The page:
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Original Issue

Meet a Doggone Good Baseball Fan

After a busy day working stock at the ranch, Perry likes nothing better than to unwind at a ball game

Last season, my teammate Don McCreary and I were relaxing together, watching the baseball game that followed our own. Sitting with us in the bleachers were Don's wife, Gloria, and their dog, Perry. A couple of teenagers came shuffling along and stopped in front of us, blocking our view of the action. None of us said anything, but after a few seconds, the dog started growling. The kids turned around. "Would you please move," Gloria said. "Perry doesn't like anyone to stand in his way."

Perry is a working ranch dog and a true baseball fan. By day, he herds sheep and cattle with Don, a 43-year-old cowboy from Esparto, Calif. In the evening, Perry unwinds at the ballpark, watching games in our over-30 hardball league. His concentration is uncanny. He bears down on every pitch and follows every batted and thrown ball, often moving to get a better look at the play.

In his master's opinion, the clue to Perry's absorption in a baseball game can be found in his genes. "Perry's father was a kelpie, an Australian breed of stock dog, and his mother was a McNabb, an offshoot of the border collie," says Don. "The kelpie and the border collie are two breeds with a particular quality called 'eye.' It's a stare, almost a trance. They work livestock with this real fixated stare. Their ears flatten out, they almost freeze, and they just stare down the stock."

The McCrearys became aware of Perry's penchant for baseball about seven years ago. "We were at a park, and there was a softball game," recalls Gloria. "We noticed that the dog was watching the ball go back and forth. Other people picked up on it as well, and soon Perry had more of a fan club than the ballplayers did. He became known almost right from the start as 'the baseball dog.' "

Perry won our league's Number One Fan Award in 1987, and his interest in baseball has never flagged. His passion was much in evidence at last year's aforementioned game. Having already taken in one contest that evening, he showed little interest in the pregame warmups and lay around waiting for the real action to begin. When the umpires returned to the field, one of them greeted him by name, but Perry didn't respond. "He doesn't talk to umpires," Gloria told them curtly.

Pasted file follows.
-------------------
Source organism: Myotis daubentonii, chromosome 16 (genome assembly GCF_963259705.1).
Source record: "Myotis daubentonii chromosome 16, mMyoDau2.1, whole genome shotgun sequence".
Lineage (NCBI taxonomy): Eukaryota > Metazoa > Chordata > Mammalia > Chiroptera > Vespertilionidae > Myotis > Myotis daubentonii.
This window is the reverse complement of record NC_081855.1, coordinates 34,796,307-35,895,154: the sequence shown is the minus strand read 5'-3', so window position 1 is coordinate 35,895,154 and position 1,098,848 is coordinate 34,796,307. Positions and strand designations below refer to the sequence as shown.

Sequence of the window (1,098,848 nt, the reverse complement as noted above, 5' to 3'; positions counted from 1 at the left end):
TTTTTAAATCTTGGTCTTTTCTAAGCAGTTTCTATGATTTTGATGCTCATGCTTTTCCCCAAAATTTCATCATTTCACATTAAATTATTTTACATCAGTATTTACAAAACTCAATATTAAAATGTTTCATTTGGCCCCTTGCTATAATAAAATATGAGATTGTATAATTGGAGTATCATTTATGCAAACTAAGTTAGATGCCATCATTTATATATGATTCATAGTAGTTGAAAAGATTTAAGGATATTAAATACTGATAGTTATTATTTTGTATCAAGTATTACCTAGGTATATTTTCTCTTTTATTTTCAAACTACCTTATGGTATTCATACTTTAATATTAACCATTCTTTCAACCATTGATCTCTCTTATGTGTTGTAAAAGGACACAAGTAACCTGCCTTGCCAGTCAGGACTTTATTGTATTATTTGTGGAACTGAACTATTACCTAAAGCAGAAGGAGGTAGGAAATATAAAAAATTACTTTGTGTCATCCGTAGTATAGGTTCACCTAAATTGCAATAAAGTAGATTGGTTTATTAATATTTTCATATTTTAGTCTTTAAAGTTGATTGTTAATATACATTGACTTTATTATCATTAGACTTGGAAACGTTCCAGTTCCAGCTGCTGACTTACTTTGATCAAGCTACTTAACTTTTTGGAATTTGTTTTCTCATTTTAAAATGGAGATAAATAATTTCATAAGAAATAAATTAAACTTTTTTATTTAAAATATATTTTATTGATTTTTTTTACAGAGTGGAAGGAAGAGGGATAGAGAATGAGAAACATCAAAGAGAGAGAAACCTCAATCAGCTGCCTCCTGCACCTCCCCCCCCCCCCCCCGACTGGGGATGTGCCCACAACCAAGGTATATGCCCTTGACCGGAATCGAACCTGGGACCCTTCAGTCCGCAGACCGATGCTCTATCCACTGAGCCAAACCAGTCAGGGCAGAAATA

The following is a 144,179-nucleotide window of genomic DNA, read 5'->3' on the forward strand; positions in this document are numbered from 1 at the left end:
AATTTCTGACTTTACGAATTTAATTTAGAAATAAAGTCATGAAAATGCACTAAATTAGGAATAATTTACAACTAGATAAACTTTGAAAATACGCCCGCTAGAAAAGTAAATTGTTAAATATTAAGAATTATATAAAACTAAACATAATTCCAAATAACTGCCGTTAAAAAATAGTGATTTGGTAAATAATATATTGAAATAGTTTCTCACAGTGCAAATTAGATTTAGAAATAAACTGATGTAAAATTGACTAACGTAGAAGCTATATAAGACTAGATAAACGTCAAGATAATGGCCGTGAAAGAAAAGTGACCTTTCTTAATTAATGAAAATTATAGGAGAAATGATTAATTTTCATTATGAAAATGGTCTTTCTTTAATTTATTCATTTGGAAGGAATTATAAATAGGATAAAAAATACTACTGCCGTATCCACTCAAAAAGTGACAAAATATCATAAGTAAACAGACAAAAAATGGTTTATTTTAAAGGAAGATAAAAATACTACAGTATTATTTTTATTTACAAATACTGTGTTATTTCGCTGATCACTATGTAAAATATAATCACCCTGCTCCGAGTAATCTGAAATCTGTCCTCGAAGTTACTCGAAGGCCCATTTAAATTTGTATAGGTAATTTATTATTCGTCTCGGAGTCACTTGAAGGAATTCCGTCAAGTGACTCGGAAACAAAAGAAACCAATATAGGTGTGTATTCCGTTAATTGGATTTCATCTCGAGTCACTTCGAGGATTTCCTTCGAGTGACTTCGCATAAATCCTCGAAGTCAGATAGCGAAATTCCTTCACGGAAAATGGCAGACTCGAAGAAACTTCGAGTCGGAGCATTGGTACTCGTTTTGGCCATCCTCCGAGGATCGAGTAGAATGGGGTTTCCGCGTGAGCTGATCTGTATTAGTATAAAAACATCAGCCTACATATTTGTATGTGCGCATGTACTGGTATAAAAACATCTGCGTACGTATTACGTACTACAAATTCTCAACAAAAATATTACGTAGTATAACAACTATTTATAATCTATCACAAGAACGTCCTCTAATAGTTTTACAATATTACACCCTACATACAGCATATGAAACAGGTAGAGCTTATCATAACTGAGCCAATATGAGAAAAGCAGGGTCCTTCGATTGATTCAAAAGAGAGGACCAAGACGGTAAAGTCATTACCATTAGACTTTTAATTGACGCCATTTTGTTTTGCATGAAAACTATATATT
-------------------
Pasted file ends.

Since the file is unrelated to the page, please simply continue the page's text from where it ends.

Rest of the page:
However, when the pitcher took the mound and the first batter stepped into the box, Perry came alive, making his way toward the backstop in a slow, crouching creep. He took up a position behind the batter's box, his eyes glued on the pitcher, his body tense with anticipation. The first pitch was a ball, and Perry came out of his trance, relaxing for a moment.

When the pitcher wound up, the dog leaned forward once again, straining as the ball approached the plate. The hitter swung, grounding a grass cutter to the third baseman, and Perry took several hops to his right to get a better view. The third baseman fielded the ball cleanly and gunned it across the diamond. Perry followed the throw all the way into the first baseman's mitt. Upon hearing the crisp slap of ball against leather, Perry relaxed. As the ball was whipped around the infield, he returned to his position behind the plate and waited for the next hitter.

He watched virtually the entire game, following the action with that characteristic kelpie/McNabb eye. Between pitches, he would check the fielders, the on-deck hitter, the base coaches. Between innings, Perry, who is now 10, would lie down. But he was back on his feet when a batter stepped into the box. A couple of kids tried to pet him, but Gloria told them, "Don't bother the dog, he's watching the game. He gets annoyed if you distract him." Later, when someone cracked a home run and the fans erupted in cheers, Perry joined in with several excited yips.

Don doesn't mind Perry's occasional vocalizing, but he will not allow the dog to chase foul balls, no matter how close they land. "I feel that the justification for bringing Perry to a baseball game lies in his ability to watch," says Don. "He has an area within which he has to stay, and he has to show a certain amount of control and class. If he were allowed to chase foul balls, he'd be just another hooligan dog, rowdying around the ballpark with no self-respect and pestering the people. Perry is there to watch the ball game."



Jay Feldman, a frequent contributor to SI, has two large dogs whose favorite sport is keep away.